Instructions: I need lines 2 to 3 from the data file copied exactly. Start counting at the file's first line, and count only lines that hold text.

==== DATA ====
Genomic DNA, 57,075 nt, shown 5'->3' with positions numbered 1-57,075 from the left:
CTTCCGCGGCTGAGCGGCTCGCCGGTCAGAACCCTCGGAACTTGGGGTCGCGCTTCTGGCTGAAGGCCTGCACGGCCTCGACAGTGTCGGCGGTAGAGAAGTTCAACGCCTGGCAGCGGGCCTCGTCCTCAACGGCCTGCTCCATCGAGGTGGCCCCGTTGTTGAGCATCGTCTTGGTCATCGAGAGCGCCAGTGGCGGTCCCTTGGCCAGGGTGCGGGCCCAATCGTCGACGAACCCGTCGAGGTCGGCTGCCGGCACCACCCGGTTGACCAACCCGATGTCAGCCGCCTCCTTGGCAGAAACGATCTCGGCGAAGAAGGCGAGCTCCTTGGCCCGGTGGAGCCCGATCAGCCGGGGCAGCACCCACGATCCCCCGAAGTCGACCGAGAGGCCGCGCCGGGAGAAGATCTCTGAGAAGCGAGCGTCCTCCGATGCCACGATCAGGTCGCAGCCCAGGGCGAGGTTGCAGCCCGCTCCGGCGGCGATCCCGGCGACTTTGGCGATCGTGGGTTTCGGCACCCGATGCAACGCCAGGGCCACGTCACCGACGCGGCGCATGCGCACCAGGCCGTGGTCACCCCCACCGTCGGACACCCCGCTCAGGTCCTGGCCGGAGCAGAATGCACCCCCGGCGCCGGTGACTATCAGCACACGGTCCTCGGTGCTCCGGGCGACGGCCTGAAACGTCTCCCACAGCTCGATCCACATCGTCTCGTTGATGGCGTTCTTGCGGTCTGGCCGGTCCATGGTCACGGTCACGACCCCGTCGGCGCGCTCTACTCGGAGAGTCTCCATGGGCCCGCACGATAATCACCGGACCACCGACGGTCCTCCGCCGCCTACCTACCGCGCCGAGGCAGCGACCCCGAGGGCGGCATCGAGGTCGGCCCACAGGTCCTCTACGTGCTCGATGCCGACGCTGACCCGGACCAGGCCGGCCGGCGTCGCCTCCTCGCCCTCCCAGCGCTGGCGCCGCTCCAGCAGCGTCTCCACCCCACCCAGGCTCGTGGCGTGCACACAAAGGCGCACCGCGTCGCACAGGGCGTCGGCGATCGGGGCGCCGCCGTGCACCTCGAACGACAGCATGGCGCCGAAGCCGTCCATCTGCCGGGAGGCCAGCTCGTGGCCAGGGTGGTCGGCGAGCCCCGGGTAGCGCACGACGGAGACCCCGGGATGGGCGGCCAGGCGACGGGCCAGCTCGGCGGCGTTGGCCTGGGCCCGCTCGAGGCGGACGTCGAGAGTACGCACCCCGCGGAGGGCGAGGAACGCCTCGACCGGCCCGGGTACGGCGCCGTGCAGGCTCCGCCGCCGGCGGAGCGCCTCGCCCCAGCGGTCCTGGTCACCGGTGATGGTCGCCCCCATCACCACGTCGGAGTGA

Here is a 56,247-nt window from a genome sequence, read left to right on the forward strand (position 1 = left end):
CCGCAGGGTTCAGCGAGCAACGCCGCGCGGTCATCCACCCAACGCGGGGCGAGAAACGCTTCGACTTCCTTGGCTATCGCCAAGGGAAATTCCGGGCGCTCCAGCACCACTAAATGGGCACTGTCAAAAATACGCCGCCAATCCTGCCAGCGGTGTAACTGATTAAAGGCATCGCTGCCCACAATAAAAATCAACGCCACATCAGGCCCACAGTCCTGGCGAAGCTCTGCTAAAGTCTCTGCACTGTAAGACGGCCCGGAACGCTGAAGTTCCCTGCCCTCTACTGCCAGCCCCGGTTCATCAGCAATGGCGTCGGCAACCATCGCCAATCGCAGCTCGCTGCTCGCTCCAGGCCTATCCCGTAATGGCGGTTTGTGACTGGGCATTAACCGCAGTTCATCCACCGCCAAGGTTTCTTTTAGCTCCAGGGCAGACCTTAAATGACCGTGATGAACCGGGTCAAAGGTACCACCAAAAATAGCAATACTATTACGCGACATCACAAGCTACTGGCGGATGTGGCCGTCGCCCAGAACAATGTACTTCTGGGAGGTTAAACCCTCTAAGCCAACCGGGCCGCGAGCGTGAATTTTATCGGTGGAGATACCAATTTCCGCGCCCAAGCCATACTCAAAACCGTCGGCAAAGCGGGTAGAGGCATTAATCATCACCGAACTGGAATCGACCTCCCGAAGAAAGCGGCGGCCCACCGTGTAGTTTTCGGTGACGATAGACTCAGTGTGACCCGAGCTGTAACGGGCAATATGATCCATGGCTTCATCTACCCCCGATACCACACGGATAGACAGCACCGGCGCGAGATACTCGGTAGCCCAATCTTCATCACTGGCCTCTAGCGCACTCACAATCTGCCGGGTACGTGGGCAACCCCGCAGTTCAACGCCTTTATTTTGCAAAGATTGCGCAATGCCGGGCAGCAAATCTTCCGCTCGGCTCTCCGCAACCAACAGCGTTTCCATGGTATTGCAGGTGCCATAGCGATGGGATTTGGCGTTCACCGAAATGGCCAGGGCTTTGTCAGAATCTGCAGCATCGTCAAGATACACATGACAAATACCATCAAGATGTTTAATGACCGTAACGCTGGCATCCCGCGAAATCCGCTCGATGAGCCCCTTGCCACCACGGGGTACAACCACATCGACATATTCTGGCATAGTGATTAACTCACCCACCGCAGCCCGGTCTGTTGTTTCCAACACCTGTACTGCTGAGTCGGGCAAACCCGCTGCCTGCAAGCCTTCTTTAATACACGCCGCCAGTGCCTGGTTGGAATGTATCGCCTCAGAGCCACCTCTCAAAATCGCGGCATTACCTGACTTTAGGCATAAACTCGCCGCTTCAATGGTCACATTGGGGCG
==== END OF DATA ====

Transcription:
CTTCCGCGGCTGAGCGGCTCGCCGGTCAGAACCCTCGGAACTTGGGGTCGCGCTTCTGGCTGAAGGCCTGCACGGCCTCGACAGTGTCGGCGGTAGAGAAGTTCAACGCCTGGCAGCGGGCCTCGTCCTCAACGGCCTGCTCCATCGAGGTGGCCCCGTTGTTGAGCATCGTCTTGGTCATCGAGAGCGCCAGTGGCGGTCCCTTGGCCAGGGTGCGGGCCCAATCGTCGACGAACCCGTCGAGGTCGGCTGCCGGCACCACCCGGTTGACCAACCCGATGTCAGCCGCCTCCTTGGCAGAAACGATCTCGGCGAAGAAGGCGAGCTCCTTGGCCCGGTGGAGCCCGATCAGCCGGGGCAGCACCCACGATCCCCCGAAGTCGACCGAGAGGCCGCGCCGGGAGAAGATCTCTGAGAAGCGAGCGTCCTCCGATGCCACGATCAGGTCGCAGCCCAGGGCGAGGTTGCAGCCCGCTCCGGCGGCGATCCCGGCGACTTTGGCGATCGTGGGTTTCGGCACCCGATGCAACGCCAGGGCCACGTCACCGACGCGGCGCATGCGCACCAGGCCGTGGTCACCCCCACCGTCGGACACCCCGCTCAGGTCCTGGCCGGAGCAGAATGCACCCCCGGCGCCGGTGACTATCAGCACACGGTCCTCGGTGCTCCGGGCGACGGCCTGAAACGTCTCCCACAGCTCGATCCACATCGTCTCGTTGATGGCGTTCTTGCGGTCTGGCCGGTCCATGGTCACGGTCACGACCCCGTCGGCGCGCTCTACTCGGAGAGTCTCCATGGGCCCGCACGATAATCACCGGACCACCGACGGTCCTCCGCCGCCTACCTACCGCGCCGAGGCAGCGACCCCGAGGGCGGCATCGAGGTCGGCCCACAGGTCCTCTACGTGCTCGATGCCGACGCTGACCCGGACCAGGCCGGCCGGCGTCGCCTCCTCGCCCTCCCAGCGCTGGCGCCGCTCCAGCAGCGTCTCCACCCCACCCAGGCTCGTGGCGTGCACACAAAGGCGCACCGCGTCGCACAGGGCGTCGGCGATCGGGGCGCCGCCGTGCACCTCGAACGACAGCATGGCGCCGAAGCCGTCCATCTGCCGGGAGGCCAGCTCGTGGCCAGGGTGGTCGGCGAGCCCCGGGTAGCGCACGACGGAGACCCCGGGATGGGCGGCCAGGCGACGGGCCAGCTCGGCGGCGTTGGCCTGGGCCCGCTCGAGGCGGACGTCGAGAGTACGCACCCCGCGGAGGGCGAGGAACGCCTCGACCGGCCCGGGTACGGCGCCGTGCAGGCTCCGCCGCCGGCGGAGCGCCTCGCCCCAGCGGTCCTGGTCACCGGTGATGGTCGCCCCCATCACCACGTCGGAGTGA

Here is a 56,247-nt window from a genome sequence, read left to right on the forward strand (position 1 = left end):